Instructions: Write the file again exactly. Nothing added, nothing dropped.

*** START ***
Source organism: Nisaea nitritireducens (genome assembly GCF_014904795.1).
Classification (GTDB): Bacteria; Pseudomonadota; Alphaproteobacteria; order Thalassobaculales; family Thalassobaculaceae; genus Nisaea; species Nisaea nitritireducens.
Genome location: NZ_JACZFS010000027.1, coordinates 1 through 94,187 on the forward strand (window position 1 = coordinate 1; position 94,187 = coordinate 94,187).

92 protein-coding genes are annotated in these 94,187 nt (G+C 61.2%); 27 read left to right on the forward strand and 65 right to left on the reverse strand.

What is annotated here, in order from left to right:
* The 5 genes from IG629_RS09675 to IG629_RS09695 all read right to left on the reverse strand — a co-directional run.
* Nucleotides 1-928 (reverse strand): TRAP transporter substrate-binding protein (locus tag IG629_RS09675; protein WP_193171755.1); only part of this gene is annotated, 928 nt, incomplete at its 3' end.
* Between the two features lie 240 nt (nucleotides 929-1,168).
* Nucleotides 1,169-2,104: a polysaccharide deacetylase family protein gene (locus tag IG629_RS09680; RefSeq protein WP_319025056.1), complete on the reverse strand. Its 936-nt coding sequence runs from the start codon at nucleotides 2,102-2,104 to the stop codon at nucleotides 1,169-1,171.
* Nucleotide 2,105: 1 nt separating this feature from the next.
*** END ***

Source organism: Nisaea nitritireducens (genome assembly GCF_014904795.1).
Classification (GTDB): Bacteria; Pseudomonadota; Alphaproteobacteria; order Thalassobaculales; family Thalassobaculaceae; genus Nisaea; species Nisaea nitritireducens.
Genome location: NZ_JACZFS010000027.1, coordinates 1 through 94,187 on the forward strand (window position 1 = coordinate 1; position 94,187 = coordinate 94,187).

92 protein-coding genes are annotated in these 94,187 nt (G+C 61.2%); 27 read left to right on the forward strand and 65 right to left on the reverse strand.

What is annotated here, in order from left to right:
* The 5 genes from IG629_RS09675 to IG629_RS09695 all read right to left on the reverse strand — a co-directional run.
* Nucleotides 1-928 (reverse strand): TRAP transporter substrate-binding protein (locus tag IG629_RS09675; protein WP_193171755.1); only part of this gene is annotated, 928 nt, incomplete at its 3' end.
* Between the two features lie 240 nt (nucleotides 929-1,168).
* Nucleotides 1,169-2,104: a polysaccharide deacetylase family protein gene (locus tag IG629_RS09680; RefSeq protein WP_319025056.1), complete on the reverse strand. Its 936-nt coding sequence runs from the start codon at nucleotides 2,102-2,104 to the stop codon at nucleotides 1,169-1,171.
* Nucleotide 2,105: 1 nt separating this feature from the next.